Wednesday, June 6, 2012
As regular readers are aware, the state of Tennessee recently enacted a bill to repeal the inheritance tax gradually over the next few years, until it is finally repealed on January 1, 2016. That being said, Tennessee’s estate tax remains unchanged. In this way, you may be a little confused as to what this means for you. The answer is, not much.
An inheritance tax generally refers to a tax on the right to receive property, while an estate tax generally refers to a tax on the privilege of transferring property at death. The difference for Tennessee residents, really, is mainly semantics. Although a tax on the right to receive, the Tennessee inheritance tax is primarily paid by a decedent’s estate, which makes it almost identical to an estate tax. In fact, Tennessee’s inheritance tax shares many similarities with the federal estate tax. An individual is entitled to a $1 million exemption, similar to the federal estate tax, which currently permits a $5.12 million exemption (scheduled to revert to $1 million in 2013). The tax rate imposed by the inheritance tax is graduated in much the same manner as the federal estate tax (albeit with lower rates). The Tennessee inheritance tax also contains many of the same deductions as provided under federal law, such as a marital deduction, charitable deduction, etc. In sum, the Tennessee inheritance tax is what most people are actually referring to when they say Tennessee “estate” tax. This is the taxing scheme that will be phased out pursuant to recent changes in Tennessee law.
The estate tax, on the other hand, is really just a tax that was enacted by the state to keep money tax money within the state of Tennessee that would be otherwise payable to the federal government . Under prior federal laws (not in effect at this time), the federal estate tax permitted a credit for state death taxes paid by a decedent’s estate, which reduced the federal estate tax liability of a decedent’s estate. If a decedent’s estate paid state death taxes equal to that credit (and no more), the decedent’s overall death tax liability (federal and state) would not be any greater than if the state had not imposed any tax at all (because the federal tax of such a decedent would have been reduced dollar-for-dollar by the amount of state death taxes paid). For this reason, many states, including Tennessee, enacted laws imposing estate taxes on decedents’ estates in an amount equal to the estate tax credit permitted under federal law. In this way, these states would receive a portion of the taxes that would otherwise be remitted to the federal government without increasing the decedent’s overall tax burden. The estate tax was not repealed by the Tennessee legislature.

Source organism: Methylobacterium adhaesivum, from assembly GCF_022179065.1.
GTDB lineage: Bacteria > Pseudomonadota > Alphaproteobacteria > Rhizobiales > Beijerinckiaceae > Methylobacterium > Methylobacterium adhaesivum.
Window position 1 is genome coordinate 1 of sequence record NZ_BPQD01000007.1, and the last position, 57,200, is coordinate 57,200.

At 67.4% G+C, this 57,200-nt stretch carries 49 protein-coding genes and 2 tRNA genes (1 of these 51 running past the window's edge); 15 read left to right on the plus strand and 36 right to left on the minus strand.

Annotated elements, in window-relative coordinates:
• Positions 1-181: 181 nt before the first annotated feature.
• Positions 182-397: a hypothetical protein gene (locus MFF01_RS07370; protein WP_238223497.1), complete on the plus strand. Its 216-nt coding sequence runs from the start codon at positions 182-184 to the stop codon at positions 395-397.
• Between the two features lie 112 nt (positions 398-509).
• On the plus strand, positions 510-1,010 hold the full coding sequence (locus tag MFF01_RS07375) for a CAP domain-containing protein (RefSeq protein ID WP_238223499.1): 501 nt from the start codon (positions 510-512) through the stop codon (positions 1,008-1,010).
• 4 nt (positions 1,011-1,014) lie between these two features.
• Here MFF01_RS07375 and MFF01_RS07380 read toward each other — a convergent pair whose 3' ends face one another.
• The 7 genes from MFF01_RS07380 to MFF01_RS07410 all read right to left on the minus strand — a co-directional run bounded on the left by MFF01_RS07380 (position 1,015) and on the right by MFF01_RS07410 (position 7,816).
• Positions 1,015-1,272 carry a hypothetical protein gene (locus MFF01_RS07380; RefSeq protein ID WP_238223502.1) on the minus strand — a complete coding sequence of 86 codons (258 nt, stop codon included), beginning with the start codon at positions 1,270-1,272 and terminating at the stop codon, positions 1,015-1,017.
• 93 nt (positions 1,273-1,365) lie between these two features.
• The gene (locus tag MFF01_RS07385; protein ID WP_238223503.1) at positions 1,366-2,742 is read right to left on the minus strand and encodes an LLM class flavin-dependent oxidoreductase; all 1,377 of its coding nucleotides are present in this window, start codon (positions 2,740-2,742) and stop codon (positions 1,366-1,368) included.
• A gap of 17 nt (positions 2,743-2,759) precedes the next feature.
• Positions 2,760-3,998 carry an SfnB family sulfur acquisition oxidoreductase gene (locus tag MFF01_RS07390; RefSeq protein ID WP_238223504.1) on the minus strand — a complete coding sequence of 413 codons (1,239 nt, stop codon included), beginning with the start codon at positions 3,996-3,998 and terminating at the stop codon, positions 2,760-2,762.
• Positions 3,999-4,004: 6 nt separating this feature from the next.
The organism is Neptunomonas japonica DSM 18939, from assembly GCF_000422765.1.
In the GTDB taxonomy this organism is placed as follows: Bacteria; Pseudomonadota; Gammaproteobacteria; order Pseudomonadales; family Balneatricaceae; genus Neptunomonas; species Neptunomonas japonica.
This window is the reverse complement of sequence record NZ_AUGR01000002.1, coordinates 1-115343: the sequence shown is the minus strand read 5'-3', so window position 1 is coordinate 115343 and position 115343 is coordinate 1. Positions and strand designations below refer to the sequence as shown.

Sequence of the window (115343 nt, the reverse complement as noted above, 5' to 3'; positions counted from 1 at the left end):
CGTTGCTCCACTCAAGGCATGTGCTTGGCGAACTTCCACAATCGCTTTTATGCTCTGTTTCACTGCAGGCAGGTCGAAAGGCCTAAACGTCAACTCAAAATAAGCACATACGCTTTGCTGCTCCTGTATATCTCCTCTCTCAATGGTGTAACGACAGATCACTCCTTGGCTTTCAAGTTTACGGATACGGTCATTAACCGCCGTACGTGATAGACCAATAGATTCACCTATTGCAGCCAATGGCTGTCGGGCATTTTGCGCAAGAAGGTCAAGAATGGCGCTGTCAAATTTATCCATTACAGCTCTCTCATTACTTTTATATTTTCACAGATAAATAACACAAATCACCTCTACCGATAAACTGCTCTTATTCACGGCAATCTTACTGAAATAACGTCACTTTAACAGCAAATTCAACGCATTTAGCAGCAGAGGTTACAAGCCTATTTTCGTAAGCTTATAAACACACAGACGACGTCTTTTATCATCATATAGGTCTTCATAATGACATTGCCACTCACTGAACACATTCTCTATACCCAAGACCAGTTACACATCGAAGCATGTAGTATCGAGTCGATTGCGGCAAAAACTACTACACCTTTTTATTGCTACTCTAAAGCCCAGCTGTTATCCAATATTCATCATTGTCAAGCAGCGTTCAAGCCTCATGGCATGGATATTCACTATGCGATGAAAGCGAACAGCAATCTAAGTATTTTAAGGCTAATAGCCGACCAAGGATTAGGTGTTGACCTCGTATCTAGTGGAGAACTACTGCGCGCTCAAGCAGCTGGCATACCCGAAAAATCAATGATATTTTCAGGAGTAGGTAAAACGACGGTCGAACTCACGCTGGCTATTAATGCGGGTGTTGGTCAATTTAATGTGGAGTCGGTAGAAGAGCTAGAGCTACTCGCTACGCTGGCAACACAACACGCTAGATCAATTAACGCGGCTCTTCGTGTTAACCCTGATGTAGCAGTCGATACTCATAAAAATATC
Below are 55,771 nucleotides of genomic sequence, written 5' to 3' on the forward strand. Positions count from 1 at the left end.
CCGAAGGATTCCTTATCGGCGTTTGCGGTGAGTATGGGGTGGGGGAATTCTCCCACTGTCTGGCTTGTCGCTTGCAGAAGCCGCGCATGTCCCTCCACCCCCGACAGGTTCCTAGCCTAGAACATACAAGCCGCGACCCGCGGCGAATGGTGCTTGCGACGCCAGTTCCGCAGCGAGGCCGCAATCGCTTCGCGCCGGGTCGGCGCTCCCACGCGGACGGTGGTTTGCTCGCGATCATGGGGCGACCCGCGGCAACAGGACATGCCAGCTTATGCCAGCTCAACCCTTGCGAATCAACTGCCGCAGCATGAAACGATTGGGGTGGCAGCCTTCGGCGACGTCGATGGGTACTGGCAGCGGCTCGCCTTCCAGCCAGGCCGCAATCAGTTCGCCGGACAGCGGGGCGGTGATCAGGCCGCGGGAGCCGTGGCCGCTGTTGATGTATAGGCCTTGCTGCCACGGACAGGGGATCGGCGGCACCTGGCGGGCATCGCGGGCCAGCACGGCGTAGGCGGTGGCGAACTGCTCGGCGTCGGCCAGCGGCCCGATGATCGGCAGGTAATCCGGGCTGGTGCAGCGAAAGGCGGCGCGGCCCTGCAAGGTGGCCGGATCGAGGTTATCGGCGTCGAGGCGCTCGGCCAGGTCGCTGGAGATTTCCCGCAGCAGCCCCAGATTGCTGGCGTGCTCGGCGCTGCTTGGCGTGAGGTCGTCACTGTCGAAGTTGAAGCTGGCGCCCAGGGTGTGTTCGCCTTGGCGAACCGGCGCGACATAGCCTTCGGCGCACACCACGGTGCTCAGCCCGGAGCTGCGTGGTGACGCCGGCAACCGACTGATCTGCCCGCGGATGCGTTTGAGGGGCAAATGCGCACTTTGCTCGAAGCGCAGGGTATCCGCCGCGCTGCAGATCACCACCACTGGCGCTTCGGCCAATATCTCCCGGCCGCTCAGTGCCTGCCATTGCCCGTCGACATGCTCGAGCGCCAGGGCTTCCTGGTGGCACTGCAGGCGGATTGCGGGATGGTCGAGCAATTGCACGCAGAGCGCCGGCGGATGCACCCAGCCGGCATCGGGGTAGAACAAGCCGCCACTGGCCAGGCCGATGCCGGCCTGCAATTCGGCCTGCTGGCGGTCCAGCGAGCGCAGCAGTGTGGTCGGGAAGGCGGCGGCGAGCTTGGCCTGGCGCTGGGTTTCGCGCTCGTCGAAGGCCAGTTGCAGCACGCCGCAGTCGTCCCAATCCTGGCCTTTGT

While the estate tax was not repealed , as the above discussion illustrates, it is the “inheritance tax” that actually creates a burden upon the estate’s of Tennessee residents (as well as those non-residents that own Tennessee property), not the estate tax. Hopefully this information will provide some relief to those of you that were concerned about the fact that Tennessee’s estate tax was not repealed along with the inheritance tax.